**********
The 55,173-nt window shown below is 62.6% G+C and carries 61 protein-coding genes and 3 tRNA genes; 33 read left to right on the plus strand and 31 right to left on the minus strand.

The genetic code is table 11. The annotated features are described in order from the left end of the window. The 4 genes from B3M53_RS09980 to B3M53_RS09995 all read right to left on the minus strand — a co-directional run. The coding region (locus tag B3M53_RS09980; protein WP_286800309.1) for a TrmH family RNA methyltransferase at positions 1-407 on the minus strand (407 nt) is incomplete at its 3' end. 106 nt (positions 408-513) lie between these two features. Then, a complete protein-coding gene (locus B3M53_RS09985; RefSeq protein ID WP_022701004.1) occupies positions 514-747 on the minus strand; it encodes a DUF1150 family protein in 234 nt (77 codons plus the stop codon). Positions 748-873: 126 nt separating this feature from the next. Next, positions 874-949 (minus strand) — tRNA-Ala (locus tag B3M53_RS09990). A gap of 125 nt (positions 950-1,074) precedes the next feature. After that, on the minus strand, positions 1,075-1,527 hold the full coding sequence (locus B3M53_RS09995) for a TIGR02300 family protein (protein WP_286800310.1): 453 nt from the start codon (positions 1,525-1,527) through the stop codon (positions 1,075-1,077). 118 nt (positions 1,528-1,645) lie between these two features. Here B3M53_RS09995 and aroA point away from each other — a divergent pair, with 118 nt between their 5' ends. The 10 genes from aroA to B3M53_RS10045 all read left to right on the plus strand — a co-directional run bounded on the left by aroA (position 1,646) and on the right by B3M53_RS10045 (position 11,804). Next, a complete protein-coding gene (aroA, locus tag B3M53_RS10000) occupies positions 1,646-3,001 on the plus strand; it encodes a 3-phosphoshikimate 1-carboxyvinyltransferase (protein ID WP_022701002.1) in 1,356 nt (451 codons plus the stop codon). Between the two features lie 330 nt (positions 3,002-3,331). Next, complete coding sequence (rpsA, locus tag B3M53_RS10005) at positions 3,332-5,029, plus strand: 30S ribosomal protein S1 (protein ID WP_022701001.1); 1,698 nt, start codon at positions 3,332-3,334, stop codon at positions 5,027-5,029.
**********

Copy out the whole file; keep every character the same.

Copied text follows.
The 55,173-nt window shown below is 62.6% G+C and carries 61 protein-coding genes and 3 tRNA genes; 33 read left to right on the plus strand and 31 right to left on the minus strand.

The genetic code is table 11. The annotated features are described in order from the left end of the window. The 4 genes from B3M53_RS09980 to B3M53_RS09995 all read right to left on the minus strand — a co-directional run. The coding region (locus tag B3M53_RS09980; protein WP_286800309.1) for a TrmH family RNA methyltransferase at positions 1-407 on the minus strand (407 nt) is incomplete at its 3' end. 106 nt (positions 408-513) lie between these two features. Then, a complete protein-coding gene (locus B3M53_RS09985; RefSeq protein ID WP_022701004.1) occupies positions 514-747 on the minus strand; it encodes a DUF1150 family protein in 234 nt (77 codons plus the stop codon). Positions 748-873: 126 nt separating this feature from the next. Next, positions 874-949 (minus strand) — tRNA-Ala (locus tag B3M53_RS09990). A gap of 125 nt (positions 950-1,074) precedes the next feature. After that, on the minus strand, positions 1,075-1,527 hold the full coding sequence (locus B3M53_RS09995) for a TIGR02300 family protein (protein WP_286800310.1): 453 nt from the start codon (positions 1,525-1,527) through the stop codon (positions 1,075-1,077). 118 nt (positions 1,528-1,645) lie between these two features. Here B3M53_RS09995 and aroA point away from each other — a divergent pair, with 118 nt between their 5' ends. The 10 genes from aroA to B3M53_RS10045 all read left to right on the plus strand — a co-directional run bounded on the left by aroA (position 1,646) and on the right by B3M53_RS10045 (position 11,804). Next, a complete protein-coding gene (aroA, locus tag B3M53_RS10000) occupies positions 1,646-3,001 on the plus strand; it encodes a 3-phosphoshikimate 1-carboxyvinyltransferase (protein ID WP_022701002.1) in 1,356 nt (451 codons plus the stop codon). Between the two features lie 330 nt (positions 3,002-3,331). Next, complete coding sequence (rpsA, locus tag B3M53_RS10005) at positions 3,332-5,029, plus strand: 30S ribosomal protein S1 (protein ID WP_022701001.1); 1,698 nt, start codon at positions 3,332-3,334, stop codon at positions 5,027-5,029.